• Usual comparator circuits [23] can also detect which number is greater and which number is smaller; however, we use a simple comparator that can only give a Boolean answer whether the outputs are equal or not. The simple comparator is depicted in Fig. (4):
  • If the comparator finds that the RFID output and the Bluetooth output are equal, no further check will be done and the RFID output is taken as the correct license plate number. As mentioned above, the RFID device and the Bluetooth device are more accurate than the OCR device, so even if the output of the OCR device is different, the OCR output can be discarded.
  • Else, if there is a mistake either in the RFID output or the Bluetooth output, the system then finds which device has a mistake by checking the output of the OCR device. The device that produces the same output as that of the OCR device is assumed to have the correct output.
Fig. (3). State machine for the conjoint license plate identification system.

Fig. (4). Comparator between the outputs.

Fig. (5). Karnaugh map for the decision bit.

o OCR devices are much slower, specifically producing the output in 21.42μs, therefore the system requires eleven clock cycles; however, the system activates the OCR device along with the activation of the RFID device and the Bluetooth device. If the system finds after four cycles that the RFID device and the Bluetooth device give the same output and the OCR output is no longer needed, the OCR device operation can be stopped. Nevertheless, if the RFID device and the Bluetooth device give different outputs and the OCR device is needed for the final choice, the system will wait for only seven more cycles besides the four cycles that the system has already waited for the Bluetooth device.Therefore, there is no need to wait for dedicated eleven cycles for the OCR device output.

  • If the three different devices produce three different outputs, the system will take the output of the RFID device as the correct license plate number. As mentioned above, the RFID device is the most reliable device, so the system will prefer its output. Only if both the Bluetooth device and the OCR device agree on a license plate number, the system will take the output of the Bluetooth device and the OCR device as the correct output.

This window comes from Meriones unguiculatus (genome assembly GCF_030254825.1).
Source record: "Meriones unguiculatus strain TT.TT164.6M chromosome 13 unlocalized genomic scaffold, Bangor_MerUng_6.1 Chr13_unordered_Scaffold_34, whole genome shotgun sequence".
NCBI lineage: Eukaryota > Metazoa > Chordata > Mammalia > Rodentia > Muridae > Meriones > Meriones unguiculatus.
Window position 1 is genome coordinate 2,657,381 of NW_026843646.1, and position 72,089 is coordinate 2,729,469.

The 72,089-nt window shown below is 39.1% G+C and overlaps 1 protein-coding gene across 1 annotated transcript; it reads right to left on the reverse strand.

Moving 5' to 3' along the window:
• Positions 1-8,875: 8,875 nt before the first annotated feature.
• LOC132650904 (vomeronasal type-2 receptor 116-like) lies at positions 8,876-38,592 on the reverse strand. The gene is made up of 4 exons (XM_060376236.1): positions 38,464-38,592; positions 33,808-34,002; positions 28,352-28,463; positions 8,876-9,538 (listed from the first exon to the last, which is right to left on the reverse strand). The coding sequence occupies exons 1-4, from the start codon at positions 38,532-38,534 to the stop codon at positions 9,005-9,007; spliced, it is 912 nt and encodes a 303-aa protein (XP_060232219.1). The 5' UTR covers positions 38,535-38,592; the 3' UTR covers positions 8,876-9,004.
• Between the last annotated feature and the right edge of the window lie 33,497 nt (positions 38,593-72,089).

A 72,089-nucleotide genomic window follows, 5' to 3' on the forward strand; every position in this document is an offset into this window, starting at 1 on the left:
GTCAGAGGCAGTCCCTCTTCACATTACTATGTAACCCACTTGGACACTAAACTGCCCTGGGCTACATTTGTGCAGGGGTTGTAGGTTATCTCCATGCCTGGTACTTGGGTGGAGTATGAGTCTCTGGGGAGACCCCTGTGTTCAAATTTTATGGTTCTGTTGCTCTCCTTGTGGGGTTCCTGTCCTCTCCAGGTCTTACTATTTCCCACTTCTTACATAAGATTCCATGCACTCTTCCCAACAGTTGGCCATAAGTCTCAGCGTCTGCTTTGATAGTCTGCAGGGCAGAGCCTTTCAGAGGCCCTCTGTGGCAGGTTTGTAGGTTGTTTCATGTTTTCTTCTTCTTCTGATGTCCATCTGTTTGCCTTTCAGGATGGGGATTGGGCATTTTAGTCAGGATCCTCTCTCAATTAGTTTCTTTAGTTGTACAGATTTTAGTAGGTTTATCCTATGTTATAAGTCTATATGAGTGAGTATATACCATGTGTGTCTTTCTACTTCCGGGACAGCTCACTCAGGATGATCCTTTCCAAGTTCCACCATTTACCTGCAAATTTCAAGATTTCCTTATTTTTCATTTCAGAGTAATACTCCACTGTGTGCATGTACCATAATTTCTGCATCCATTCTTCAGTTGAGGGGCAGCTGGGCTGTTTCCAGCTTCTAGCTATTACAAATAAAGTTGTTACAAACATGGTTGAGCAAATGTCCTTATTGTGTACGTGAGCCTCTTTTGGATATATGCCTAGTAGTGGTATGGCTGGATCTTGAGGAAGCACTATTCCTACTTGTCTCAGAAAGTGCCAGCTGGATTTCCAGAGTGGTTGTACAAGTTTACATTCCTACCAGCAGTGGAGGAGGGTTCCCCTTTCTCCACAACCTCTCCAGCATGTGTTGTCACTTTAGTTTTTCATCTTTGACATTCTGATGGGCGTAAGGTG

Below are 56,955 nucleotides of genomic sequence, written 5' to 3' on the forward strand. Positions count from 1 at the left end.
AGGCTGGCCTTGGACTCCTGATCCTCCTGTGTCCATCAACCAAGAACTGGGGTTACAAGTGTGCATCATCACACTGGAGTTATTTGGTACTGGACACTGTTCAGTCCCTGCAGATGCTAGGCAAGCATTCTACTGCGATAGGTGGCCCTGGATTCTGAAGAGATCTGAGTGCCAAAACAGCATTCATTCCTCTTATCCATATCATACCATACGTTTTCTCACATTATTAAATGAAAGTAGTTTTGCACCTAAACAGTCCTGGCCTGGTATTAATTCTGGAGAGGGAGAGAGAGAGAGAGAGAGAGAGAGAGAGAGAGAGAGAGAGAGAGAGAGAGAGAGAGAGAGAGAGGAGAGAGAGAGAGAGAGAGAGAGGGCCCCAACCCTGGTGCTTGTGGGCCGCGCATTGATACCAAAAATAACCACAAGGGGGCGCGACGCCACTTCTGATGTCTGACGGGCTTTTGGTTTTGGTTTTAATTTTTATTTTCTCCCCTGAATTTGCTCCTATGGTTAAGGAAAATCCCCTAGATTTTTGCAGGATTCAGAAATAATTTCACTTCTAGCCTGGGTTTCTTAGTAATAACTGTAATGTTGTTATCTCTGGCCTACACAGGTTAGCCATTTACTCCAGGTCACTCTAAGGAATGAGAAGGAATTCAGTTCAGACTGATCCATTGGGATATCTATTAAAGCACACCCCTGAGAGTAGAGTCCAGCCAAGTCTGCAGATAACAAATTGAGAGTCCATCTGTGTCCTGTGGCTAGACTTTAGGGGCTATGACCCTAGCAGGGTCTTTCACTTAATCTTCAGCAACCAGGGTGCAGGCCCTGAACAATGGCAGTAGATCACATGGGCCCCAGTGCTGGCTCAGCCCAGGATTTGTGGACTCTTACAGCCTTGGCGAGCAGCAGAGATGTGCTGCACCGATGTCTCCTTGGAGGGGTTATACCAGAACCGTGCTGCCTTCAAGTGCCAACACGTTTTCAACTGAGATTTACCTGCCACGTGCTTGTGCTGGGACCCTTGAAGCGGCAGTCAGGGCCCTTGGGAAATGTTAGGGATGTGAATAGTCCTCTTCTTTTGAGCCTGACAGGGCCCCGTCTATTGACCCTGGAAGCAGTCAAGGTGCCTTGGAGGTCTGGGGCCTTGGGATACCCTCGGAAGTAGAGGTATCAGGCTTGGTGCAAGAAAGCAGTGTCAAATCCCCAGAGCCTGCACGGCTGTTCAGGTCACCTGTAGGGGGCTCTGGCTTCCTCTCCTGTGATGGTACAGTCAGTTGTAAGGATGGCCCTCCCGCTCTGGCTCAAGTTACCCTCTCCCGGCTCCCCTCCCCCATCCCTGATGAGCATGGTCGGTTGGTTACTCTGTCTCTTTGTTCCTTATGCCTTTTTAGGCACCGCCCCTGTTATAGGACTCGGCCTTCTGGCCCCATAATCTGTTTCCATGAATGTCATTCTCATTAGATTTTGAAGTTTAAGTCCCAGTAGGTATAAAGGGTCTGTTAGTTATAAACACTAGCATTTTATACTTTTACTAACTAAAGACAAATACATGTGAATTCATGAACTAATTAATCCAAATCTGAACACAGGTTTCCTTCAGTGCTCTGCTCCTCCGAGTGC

4. RESULTS

The conjoint license plate identification system has a number of output bits:

  • Decision bit indicates whether the system has finished the operation and come to a conclusion what the license number is so the output bits contain the data and can be read. When the system comes to a conclusion what the license number is, this bit will be 1; otherwise this bit will be 0.
  • Enable bits for the RFID output and the Bluetooth output decide which output should be forwarded. When the decision bit indicates that the operation of the system has not been completed yet, the values of the enable bits will be “don't care” because the enable bits will not be read in this phase. Just when the decision bit indicates that the operation of the system is completed, the enable bits will be set to their values. The enable bit of the selected device will be set to one, whereas the other bit will be set to zero. Just the RFID device and the Bluetooth device have an enable bit. The OCR device does not need an enable bit, because its output is never taken. The OCR output will be only needed when a selection between the RFID output and the Bluetooth output is required. If the OCR output is equal to one of them, the correct number will be anyway available in the other device. If the OCR output is not equal to the RFID output, nor is it equal to the Bluetooth output, the RFID output will be taken. Therefore, the OCR output is actually never taken and thus no enable bit is needed for it.